Tumbbad premiered in the critics' week section of the 75th Venice International Film Festival—the first Indian film to be screened there. It was also screened at: the 2018 Fantastic Fest, Sitges Film Festival, the Screamfest Horror Film Festival, the El Gouna Film Festival, 23rd International Film Festival of Kerala, Morbido Film Fest, Brooklyn Horror Film Festival and Nitte International Film Festival. It was released on 12 October 2018 to mostly positive reviews with critics praising the visuals. Made on a production budget of 50 million (US$720,000), the film grossed a total of 136 million (US$2.0 million) at the box office, making it a profitable venture. Tumbbad received eight nominations at the 64th Filmfare Awards winning three for Best Cinematography, Best Art Direction and Best Sound Design.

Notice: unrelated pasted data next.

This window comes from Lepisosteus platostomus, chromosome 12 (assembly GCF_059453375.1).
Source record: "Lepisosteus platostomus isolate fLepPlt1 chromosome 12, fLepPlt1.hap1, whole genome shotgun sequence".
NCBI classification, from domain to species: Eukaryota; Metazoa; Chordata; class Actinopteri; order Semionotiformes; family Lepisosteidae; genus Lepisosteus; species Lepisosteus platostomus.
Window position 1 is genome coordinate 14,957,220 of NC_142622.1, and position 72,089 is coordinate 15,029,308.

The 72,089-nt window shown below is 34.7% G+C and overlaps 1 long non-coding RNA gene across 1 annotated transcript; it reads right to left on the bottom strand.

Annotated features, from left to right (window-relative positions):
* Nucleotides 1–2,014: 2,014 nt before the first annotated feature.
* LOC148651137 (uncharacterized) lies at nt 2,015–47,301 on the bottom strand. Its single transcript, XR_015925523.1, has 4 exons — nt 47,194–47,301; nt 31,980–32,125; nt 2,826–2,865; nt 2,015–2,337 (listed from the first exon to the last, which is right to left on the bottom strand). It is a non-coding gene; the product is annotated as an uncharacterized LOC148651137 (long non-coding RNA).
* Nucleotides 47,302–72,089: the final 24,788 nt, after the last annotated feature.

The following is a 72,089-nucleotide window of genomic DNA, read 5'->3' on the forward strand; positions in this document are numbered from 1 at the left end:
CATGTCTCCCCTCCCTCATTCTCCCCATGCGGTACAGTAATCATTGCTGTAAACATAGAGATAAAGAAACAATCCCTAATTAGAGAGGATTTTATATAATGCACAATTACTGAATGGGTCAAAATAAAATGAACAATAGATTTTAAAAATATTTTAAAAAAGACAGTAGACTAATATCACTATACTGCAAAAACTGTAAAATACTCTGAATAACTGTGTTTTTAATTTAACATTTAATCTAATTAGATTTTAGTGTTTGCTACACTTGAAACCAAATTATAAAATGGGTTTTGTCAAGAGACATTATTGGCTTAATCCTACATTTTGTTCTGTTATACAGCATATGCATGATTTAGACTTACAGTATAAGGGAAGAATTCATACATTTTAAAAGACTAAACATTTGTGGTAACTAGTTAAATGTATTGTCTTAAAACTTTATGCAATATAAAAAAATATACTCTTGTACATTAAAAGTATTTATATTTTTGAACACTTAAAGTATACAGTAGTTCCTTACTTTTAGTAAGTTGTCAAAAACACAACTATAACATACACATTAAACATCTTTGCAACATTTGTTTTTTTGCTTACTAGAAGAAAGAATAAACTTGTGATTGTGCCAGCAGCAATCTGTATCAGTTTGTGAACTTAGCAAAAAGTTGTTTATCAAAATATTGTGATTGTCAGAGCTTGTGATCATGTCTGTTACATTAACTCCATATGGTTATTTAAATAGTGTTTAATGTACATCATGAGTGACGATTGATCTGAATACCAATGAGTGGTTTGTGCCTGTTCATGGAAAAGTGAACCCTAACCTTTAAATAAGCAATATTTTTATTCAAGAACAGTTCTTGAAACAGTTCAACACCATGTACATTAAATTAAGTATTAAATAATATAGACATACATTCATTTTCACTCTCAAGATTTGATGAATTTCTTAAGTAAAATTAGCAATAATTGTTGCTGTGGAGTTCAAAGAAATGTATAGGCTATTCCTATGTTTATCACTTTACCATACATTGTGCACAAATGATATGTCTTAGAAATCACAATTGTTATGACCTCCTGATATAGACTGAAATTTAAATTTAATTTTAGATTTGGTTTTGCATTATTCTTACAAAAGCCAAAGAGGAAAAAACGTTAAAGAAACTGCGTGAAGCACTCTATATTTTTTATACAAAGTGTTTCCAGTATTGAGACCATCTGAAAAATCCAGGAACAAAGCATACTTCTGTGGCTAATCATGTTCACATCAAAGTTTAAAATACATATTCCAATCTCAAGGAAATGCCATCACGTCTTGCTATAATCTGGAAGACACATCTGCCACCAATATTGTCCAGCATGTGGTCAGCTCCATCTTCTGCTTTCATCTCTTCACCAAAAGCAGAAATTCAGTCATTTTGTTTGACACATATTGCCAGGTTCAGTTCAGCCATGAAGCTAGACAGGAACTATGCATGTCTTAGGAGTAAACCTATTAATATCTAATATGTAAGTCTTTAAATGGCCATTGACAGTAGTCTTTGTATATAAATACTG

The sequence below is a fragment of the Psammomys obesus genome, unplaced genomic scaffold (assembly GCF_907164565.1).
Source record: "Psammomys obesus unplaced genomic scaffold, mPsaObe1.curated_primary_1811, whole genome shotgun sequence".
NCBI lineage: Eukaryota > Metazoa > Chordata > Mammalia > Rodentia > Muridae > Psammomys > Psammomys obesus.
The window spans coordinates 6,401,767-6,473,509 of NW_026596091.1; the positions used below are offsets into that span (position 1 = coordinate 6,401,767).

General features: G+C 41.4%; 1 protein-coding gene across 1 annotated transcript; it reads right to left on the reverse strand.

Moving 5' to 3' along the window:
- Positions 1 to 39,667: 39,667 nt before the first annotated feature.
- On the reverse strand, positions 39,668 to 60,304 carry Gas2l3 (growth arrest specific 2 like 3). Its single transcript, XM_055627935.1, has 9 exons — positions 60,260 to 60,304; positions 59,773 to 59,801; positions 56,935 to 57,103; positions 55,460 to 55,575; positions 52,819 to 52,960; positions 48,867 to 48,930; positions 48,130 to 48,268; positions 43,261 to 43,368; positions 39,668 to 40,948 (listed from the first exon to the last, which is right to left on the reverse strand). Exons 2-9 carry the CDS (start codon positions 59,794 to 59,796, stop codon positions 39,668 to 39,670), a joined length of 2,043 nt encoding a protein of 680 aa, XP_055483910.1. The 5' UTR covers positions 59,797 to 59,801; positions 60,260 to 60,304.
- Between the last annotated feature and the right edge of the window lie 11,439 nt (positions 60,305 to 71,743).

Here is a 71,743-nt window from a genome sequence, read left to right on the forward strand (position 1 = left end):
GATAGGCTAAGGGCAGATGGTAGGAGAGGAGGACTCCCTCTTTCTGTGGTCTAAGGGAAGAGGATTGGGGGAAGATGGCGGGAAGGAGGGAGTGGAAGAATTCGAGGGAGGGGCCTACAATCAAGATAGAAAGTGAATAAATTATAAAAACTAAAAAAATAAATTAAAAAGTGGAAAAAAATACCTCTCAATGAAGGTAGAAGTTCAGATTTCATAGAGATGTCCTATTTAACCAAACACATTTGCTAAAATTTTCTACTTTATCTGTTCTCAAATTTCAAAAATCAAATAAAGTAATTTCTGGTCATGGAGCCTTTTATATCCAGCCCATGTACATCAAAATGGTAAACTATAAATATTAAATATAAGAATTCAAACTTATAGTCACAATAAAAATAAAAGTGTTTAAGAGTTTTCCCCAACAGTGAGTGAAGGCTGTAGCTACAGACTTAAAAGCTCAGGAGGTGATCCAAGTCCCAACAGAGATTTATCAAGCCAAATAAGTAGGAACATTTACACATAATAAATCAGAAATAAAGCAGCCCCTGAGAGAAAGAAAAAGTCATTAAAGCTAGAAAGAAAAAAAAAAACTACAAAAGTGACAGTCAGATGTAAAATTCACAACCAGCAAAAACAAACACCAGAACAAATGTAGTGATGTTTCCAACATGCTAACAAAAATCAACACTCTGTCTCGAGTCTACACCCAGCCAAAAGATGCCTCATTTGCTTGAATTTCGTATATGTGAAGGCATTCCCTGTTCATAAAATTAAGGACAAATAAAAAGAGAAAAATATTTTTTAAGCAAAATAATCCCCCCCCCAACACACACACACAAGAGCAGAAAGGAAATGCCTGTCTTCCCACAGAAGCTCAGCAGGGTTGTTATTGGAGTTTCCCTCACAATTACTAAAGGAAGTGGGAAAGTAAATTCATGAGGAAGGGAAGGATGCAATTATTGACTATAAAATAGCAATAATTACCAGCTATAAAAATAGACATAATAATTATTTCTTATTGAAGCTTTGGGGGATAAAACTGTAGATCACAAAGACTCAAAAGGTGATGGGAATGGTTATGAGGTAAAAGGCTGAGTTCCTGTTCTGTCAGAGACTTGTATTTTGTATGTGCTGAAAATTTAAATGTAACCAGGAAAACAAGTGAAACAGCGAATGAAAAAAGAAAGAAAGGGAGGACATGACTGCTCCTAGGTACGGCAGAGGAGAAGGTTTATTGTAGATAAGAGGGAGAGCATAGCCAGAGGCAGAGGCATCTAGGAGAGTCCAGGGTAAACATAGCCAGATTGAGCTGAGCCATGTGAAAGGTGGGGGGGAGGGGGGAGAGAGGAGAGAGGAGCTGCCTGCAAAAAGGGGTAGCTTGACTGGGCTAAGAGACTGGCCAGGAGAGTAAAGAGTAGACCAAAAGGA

Plot[edit]

In 1947, Vinayak Rao tells his 14-year-old son Pandurang about the Goddess of Prosperity who gave birth to 160 million gods. Hastar, her first and most beloved offspring, was greedy for all the gold and food. The other gods attacked Hastar, but the goddess saved him on the condition that he could never be worshipped and would be forgotten by history. For years, Hastar has been sleeping inside his mother's womb.